Your rig is shooting about 54.6 ft lbs at the bow.. 20 yards later i'm sure it's down in the 40's..
 

Milo

Tatonka guide.
7,772
265
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#9
willy, what arrows are you shooting? 250 sounds a little light with a 100 grain head.. give me length and manufacturer/model.. i shoot generally center mass on the chest area.
 

1hornwilly

*Supporting Member III*
#10
willy, what arrows are you shooting? 250 sounds a little light with a 100 grain head.. give me length and manufacturer/model.. i shoot generally center mass on the chest area.
milo, shooting goldtip xthunter. 29" I believe...they say they are 8.6gr per inch, so that's where I got the 250. I am thinking about getting a new setup this year and really would like to know more about selecting the right arrow setup...that's a big part of the reason for my questions... I'm short, so draw length is 28". I get technically challenged at this point and don't know which way is up when setting perfect arrow weights and lengths and such. I just had the local bow pro help me out...but I'd like to learn more this year. I can pull plenty to get the job done (up to 65 comfortable), but I want to maximize what it in my hands...and on the chance I hit a shoulder, would love to know I'm still gonna kill that deer.
 

RRJJ

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#15
I've hit 2 or 3 deer in the shoulder and they have all penetrated a good bit. In all instances the deer died within 30 yards. Perhaps it's my heavy arrows and long draw length, or perhaps it's the fact that I stick with only one trusted broadhead...I don't know what the answer is - I just know that when my arrow impacts the vital area I have a dead deer.
 

Milo

Tatonka guide.
7,772
265
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#16
Okay i thought you said your total arrow weight was 250....i thought dang man...350 is kind light out of a inefficient bow imho. what you put on the front of your arrow will determine your success with that setup and a shoulder hit. Muzzy's are generally a bone crushing point as opposed to a cut on contact. it just by rupture not slicing.
 

brock ratcliff

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#17
Hit em in the ribs and they die. The ribs extend a LONG way back from the shoulder. I have never unintentionally hit one in the shoulder. In the mid 90s, I got on a penetration kick. I was shooting a nearly 700 grain, 2419 at 265 fps out of a Martin Fury @ 78 lbs. I shot a couple quartered-to, just to see if I could. Shot one right on the front point of the shoulder and blew out the opposite side ham...that was gross. I was shooting Phantoms at the time (long before Muzzy bought and mkted the heck out of them). The broadhead was destroyed, but the deer was dead. I don't shoot that kind of set up anymore. There is a lot of margin for error behind the shoulder, aim a little farther back. 5" of kill zone on both sides in far better than 8' on one and 2" on the other.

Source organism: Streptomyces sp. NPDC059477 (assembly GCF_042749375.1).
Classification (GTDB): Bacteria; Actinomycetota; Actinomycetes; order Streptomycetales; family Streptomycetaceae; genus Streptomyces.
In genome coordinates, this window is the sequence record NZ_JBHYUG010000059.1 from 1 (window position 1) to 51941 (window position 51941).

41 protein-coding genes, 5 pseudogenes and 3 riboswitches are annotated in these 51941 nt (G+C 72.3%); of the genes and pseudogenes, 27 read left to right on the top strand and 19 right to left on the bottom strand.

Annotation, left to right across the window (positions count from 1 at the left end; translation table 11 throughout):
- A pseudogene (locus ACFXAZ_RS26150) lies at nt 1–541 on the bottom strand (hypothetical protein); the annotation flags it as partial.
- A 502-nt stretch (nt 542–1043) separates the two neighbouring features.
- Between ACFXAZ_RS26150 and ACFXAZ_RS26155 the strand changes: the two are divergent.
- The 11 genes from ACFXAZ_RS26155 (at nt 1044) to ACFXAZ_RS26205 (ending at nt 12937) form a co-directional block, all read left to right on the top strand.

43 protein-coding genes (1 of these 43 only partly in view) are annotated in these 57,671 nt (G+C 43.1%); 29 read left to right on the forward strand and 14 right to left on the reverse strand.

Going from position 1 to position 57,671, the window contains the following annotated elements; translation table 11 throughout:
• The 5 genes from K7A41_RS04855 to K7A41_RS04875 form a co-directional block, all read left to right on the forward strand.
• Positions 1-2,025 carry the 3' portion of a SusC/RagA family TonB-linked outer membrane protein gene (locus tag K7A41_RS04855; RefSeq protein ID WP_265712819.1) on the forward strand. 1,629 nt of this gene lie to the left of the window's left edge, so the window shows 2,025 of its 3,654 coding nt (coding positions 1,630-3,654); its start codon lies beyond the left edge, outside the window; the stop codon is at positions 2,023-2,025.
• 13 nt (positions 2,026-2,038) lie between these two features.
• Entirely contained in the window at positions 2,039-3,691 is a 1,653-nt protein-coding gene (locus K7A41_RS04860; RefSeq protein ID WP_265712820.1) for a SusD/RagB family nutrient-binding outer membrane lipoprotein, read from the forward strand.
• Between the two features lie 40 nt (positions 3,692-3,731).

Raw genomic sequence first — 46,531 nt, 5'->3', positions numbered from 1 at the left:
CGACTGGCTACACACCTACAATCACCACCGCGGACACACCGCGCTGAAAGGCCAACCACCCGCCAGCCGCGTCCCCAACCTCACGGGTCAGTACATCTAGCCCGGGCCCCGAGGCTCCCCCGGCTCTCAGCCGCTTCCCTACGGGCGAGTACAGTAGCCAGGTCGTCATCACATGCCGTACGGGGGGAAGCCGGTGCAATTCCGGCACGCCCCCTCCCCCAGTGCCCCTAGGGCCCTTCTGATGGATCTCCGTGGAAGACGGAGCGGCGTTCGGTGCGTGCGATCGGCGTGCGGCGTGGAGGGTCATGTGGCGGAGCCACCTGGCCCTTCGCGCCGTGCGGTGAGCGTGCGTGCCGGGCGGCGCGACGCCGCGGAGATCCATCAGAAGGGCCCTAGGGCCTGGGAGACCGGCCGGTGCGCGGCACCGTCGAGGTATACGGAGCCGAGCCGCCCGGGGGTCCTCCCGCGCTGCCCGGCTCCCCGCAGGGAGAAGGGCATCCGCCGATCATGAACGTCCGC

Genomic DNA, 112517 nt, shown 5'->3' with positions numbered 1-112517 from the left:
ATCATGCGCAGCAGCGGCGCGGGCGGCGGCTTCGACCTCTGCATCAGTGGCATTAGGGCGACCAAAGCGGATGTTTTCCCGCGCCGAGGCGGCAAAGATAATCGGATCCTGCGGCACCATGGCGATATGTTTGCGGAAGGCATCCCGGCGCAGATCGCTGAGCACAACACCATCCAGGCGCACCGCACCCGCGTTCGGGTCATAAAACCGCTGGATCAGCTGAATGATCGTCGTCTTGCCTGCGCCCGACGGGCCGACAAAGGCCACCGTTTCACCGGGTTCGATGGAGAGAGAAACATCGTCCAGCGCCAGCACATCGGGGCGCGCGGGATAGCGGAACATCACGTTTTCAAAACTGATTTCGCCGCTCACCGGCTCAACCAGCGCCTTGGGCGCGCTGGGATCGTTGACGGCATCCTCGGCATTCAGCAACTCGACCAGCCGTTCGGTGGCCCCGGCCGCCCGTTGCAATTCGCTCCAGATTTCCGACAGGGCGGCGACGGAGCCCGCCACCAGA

Curran

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#18
Great thread... I always try to tuck my arrow too close to the shoulder blade and have had that back fire on me before.It's a habit that I'm still working on correcting. I've been forcing myself to shoot just a tad farther back like brock mentioned. There's still a good amount of lungs back there. Of course my favorite angle is a slight quartering away. That allows to use the opposite leg as a reference point before squeezing the release.
 

Hoytmania

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#19
I have always went for the rule of aiming for the heart. Reason for this is when a deer jumps string its first movement is usually down. I have seen evidence of a deer dropping 8 to 12 inches on a 20 yrd shot. If a deer does this and you are aiming for the heart then you will have a double lung shot. If the deer doesn't jump string then you have a heart shot. Either way you have a dead deer.
 

Milo

Tatonka guide.
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#20
the kill zone on a whitetail buck deer is freakin huge. i find it funny some think that they have to shoot dime sized groups at them. While that is fantastic, it is not completely necessary. you have the better part of 10-12 inches behind that shoulder that is perfectly suitable to kill a whitetail... the whitetail is a fantastic bowhunting animal. thin skin and huge kill zone...perfect